Many of our iconic superheroes had a special belt tricked out with nifty gear and gadgets. No other superhero, though, has the repertoire of equipment that Batman does. And what superhero is more relatable than the most non-super-power superhero ever? If you want to shoot like someone who’s superhuman, having the right tools at your disposal goes a long way.
Build a Base: Book Smarts
There are a few superheroes whose powers come not from their raw physical abilities. Some of them have the mental astuteness to conjure up a solution on the fly and implement a plan on a moment’s notice. This is where it pays to be able to do the same when shooting. All the gizmos in the world won’t do you any good if you don’t understand what’s happening in the real world.
That’s where books about shooting and ballistics come into play, like those written by guys and gals who really know what they’re talking about. A few of my favorites are those written by Brian Litz, the top ballistician at Berger Bullets. If anyone knows a thing or two about ballistics, it’s that guy, but of course there are others.
Do the Prep Work: Reloading
Batman doesn’t step out into the fray of Gotham City without first preparing; he does his due diligence. Reloading is like that in a similar sense. If you’re going to get serious about long-range shooting, it helps to reload your own ammo, as you often can get a boost over factory ammo. Sure, you can hit the range with factory ammo, and you might do okay. And if “okay” is what you’re going for, that’s great. But if you want to be good, better or the best at what you do, for whatever reason (like betting your buddies and taking their money in a friendly shooting competition), it pays to be prepared. A big part of that is being able to tune your ammo to your gun, while also making it slightly faster so your bullets shoot flatter, hit harder and drift less.
BYOB: Be Your Own Ballistician
Superheroes often work alone, so it makes sense to have the tools on hand to calculate your own shots. That’s why a ballistics calculator of some sort is essential. Garmin makes a ballistic watch, for example. Some optics companies offer scopes incorporating a ballistic reticle, and some shooters download apps to their phones.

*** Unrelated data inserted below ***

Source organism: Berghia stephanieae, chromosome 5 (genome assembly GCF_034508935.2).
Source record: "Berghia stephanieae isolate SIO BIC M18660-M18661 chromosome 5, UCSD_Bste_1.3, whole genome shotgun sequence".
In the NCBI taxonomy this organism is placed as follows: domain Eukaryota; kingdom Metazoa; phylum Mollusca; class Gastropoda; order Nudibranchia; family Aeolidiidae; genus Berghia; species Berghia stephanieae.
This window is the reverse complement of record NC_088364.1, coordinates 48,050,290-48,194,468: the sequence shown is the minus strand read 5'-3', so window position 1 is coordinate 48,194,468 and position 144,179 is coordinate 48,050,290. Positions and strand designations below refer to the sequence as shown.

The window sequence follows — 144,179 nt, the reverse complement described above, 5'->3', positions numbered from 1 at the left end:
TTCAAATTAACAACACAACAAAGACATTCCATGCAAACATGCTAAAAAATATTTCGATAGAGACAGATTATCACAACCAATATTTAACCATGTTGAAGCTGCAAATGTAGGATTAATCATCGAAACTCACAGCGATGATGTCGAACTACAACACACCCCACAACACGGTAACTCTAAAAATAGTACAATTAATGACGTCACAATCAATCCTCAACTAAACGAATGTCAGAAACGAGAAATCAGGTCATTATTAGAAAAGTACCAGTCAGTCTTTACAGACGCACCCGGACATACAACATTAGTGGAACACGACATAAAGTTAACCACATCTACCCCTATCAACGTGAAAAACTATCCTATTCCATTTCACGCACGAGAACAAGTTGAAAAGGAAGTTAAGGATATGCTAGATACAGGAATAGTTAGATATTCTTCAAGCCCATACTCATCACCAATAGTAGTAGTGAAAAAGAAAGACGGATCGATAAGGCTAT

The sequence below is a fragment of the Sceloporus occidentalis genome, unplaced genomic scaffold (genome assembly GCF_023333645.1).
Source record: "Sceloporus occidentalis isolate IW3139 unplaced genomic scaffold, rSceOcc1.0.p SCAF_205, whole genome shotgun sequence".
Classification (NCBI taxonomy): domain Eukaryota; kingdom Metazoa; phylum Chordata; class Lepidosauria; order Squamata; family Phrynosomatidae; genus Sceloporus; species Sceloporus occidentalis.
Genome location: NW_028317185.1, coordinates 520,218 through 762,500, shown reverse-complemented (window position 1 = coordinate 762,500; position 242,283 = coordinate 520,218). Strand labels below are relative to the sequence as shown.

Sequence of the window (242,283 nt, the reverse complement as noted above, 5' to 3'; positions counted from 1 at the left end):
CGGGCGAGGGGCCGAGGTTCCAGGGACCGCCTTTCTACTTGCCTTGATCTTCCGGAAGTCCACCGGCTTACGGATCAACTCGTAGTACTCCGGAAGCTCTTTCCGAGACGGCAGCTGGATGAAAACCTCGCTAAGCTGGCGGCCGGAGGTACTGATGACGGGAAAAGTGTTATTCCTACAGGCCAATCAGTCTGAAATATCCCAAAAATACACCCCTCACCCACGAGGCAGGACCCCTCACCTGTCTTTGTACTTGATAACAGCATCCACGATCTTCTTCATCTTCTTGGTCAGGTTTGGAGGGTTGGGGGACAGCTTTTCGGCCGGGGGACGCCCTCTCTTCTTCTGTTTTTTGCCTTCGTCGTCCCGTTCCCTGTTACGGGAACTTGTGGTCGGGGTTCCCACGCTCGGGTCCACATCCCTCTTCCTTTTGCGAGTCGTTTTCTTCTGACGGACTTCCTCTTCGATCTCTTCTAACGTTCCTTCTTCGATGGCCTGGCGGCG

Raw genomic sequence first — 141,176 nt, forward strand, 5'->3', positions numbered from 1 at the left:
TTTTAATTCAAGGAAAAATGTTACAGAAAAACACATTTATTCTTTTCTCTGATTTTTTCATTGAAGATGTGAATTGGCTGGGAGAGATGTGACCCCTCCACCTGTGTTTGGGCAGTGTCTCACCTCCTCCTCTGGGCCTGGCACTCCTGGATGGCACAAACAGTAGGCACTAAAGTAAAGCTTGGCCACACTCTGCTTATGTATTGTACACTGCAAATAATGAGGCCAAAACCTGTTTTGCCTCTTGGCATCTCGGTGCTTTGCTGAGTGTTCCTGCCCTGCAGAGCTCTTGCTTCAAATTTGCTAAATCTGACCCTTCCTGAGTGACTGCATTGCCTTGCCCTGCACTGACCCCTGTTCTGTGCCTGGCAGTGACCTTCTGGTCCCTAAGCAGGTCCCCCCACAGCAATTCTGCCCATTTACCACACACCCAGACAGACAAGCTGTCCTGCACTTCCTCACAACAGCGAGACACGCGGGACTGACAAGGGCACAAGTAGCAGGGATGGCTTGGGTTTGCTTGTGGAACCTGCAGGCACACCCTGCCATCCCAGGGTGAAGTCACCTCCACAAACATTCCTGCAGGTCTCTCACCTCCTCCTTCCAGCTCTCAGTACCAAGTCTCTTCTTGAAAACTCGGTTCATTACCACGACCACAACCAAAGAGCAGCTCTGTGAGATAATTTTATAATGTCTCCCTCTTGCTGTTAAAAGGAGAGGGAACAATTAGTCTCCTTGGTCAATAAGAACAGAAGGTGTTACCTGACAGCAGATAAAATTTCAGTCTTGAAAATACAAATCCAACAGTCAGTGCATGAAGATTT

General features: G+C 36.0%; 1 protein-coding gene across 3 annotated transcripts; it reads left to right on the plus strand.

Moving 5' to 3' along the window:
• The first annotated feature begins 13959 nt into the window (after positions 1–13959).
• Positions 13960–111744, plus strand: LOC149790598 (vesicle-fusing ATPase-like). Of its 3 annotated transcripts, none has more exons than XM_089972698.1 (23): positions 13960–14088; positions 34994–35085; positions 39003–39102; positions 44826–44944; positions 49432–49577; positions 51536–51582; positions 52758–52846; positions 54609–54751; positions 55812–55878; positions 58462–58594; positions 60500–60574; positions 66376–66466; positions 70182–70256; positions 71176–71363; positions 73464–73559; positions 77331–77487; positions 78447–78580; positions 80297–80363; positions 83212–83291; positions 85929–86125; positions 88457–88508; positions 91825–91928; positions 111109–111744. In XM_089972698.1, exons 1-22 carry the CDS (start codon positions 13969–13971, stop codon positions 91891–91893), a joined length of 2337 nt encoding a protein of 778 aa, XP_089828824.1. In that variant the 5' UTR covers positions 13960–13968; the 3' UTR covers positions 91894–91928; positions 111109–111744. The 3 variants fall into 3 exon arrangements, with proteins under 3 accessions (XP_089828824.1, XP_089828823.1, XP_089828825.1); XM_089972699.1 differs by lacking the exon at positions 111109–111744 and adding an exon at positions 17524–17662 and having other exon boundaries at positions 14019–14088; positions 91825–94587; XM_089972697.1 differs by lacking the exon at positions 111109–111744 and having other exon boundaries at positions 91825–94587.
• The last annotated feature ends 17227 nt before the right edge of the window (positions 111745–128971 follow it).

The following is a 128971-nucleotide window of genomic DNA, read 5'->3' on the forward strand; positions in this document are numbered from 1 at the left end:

As for me, I prefer the app method because, as a hunter, I don’t want to have to rely on something I can’t guarantee I’ll always have access to. You see, not all states allow all optical tools, and frankly, I don’t remember to wear a watch. One of my favorite apps is Ballistic AE, which utilizes the JBM Ballistics software written by James B. Millard; it’s used by hunters, competition shooters and even the military.
Team Up: Bring a Sidekick
If you have a friend who you trust at the range to have your back – unless you lost all your friends from winning shooting bets as mentioned before – it helps to have a spotter, too, so you can adjust as needed. Not saying ballistics calculators don’t work, but a second set of eyes on target never hurts, and with in-depth ballistic calculators, if you fat-finger something and don’t catch your mistake, you just (metaphorically) "shot yourself in the foot" with your calculation. And let’s be real: Even Batman had Alfred, Robin and Batgirl to rely on and help assess and analyze situations.
BYOB 2.0: Build Your Own Batcave
When the hard work in the field is done, it helps to regroup and to put together an AAR (after-action report). Shooting long ranges doesn’t magically happen overnight. It takes time to develop skills and be proficient with the tools at your disposal. With your sidekick (if you have one), go over what went well and what needs improvement in a space where you can focus on the task at hand, and have some decent area to lay down targets and make comments and notes on the target itself.
Date all the targets, and include the atmospheric conditions if possible; a different day may produce different results, and those changes are what you really need to be aware of and compensate for to get good at long-range shooting. It’s for this same reason soldiers drill often and why some soldiers deploy early; they need to practice in the environment in which they’ll be shooting to truly see what their bullets are doing at different distances. Practice makes perfect, and if you’re not assessing your practice, you won’t improve because you won’t correct mistakes. Batman always learned something from his confrontations with the Joker, and he applied those items to his next fight.
A basic understanding of ballistics can make it seem like you’re pulling off feats beyond human comprehension, but with the right tools and the knowledge of how to apply those tools, everyone can become a super hero or heroine when it comes to shooting long range.